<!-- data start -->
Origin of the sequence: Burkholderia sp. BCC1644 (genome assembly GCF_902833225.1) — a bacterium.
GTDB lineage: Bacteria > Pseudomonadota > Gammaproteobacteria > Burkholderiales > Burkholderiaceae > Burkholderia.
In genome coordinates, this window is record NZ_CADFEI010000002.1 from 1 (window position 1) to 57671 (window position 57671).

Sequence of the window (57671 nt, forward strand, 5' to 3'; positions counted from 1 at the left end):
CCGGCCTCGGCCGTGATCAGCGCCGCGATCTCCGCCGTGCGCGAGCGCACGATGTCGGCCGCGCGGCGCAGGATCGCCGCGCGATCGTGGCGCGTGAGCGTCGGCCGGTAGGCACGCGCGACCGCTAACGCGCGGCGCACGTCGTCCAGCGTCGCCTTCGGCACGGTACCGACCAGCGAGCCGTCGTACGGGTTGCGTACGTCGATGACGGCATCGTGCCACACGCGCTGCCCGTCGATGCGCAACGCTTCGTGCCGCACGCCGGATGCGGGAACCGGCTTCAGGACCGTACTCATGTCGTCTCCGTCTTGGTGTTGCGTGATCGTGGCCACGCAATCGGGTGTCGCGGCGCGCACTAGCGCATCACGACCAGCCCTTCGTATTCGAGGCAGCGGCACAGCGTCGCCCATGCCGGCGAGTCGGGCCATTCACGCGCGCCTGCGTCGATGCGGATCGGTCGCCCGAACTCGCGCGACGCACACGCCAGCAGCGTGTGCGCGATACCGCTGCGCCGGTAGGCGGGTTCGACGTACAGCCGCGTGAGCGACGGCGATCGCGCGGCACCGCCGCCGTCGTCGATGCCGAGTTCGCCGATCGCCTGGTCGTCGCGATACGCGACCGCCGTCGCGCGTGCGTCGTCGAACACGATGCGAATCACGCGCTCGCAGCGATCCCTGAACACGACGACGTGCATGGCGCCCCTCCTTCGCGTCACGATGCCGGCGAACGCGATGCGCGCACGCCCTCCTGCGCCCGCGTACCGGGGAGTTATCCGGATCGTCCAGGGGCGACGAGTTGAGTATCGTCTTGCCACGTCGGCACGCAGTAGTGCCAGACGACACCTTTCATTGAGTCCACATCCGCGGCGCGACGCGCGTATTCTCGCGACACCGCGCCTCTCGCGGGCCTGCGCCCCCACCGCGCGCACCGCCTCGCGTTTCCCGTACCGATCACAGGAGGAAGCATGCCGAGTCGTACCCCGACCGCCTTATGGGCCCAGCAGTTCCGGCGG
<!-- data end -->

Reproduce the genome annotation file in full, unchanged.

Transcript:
Origin of the sequence: Burkholderia sp. BCC1644 (genome assembly GCF_902833225.1) — a bacterium.
GTDB lineage: Bacteria > Pseudomonadota > Gammaproteobacteria > Burkholderiales > Burkholderiaceae > Burkholderia.
In genome coordinates, this window is record NZ_CADFEI010000002.1 from 1 (window position 1) to 57671 (window position 57671).

Sequence of the window (57671 nt, forward strand, 5' to 3'; positions counted from 1 at the left end):
CCGGCCTCGGCCGTGATCAGCGCCGCGATCTCCGCCGTGCGCGAGCGCACGATGTCGGCCGCGCGGCGCAGGATCGCCGCGCGATCGTGGCGCGTGAGCGTCGGCCGGTAGGCACGCGCGACCGCTAACGCGCGGCGCACGTCGTCCAGCGTCGCCTTCGGCACGGTACCGACCAGCGAGCCGTCGTACGGGTTGCGTACGTCGATGACGGCATCGTGCCACACGCGCTGCCCGTCGATGCGCAACGCTTCGTGCCGCACGCCGGATGCGGGAACCGGCTTCAGGACCGTACTCATGTCGTCTCCGTCTTGGTGTTGCGTGATCGTGGCCACGCAATCGGGTGTCGCGGCGCGCACTAGCGCATCACGACCAGCCCTTCGTATTCGAGGCAGCGGCACAGCGTCGCCCATGCCGGCGAGTCGGGCCATTCACGCGCGCCTGCGTCGATGCGGATCGGTCGCCCGAACTCGCGCGACGCACACGCCAGCAGCGTGTGCGCGATACCGCTGCGCCGGTAGGCGGGTTCGACGTACAGCCGCGTGAGCGACGGCGATCGCGCGGCACCGCCGCCGTCGTCGATGCCGAGTTCGCCGATCGCCTGGTCGTCGCGATACGCGACCGCCGTCGCGCGTGCGTCGTCGAACACGATGCGAATCACGCGCTCGCAGCGATCCCTGAACACGACGACGTGCATGGCGCCCCTCCTTCGCGTCACGATGCCGGCGAACGCGATGCGCGCACGCCCTCCTGCGCCCGCGTACCGGGGAGTTATCCGGATCGTCCAGGGGCGACGAGTTGAGTATCGTCTTGCCACGTCGGCACGCAGTAGTGCCAGACGACACCTTTCATTGAGTCCACATCCGCGGCGCGACGCGCGTATTCTCGCGACACCGCGCCTCTCGCGGGCCTGCGCCCCCACCGCGCGCACCGCCTCGCGTTTCCCGTACCGATCACAGGAGGAAGCATGCCGAGTCGTACCCCGACCGCCTTATGGGCCCAGCAGTTCCGGCGG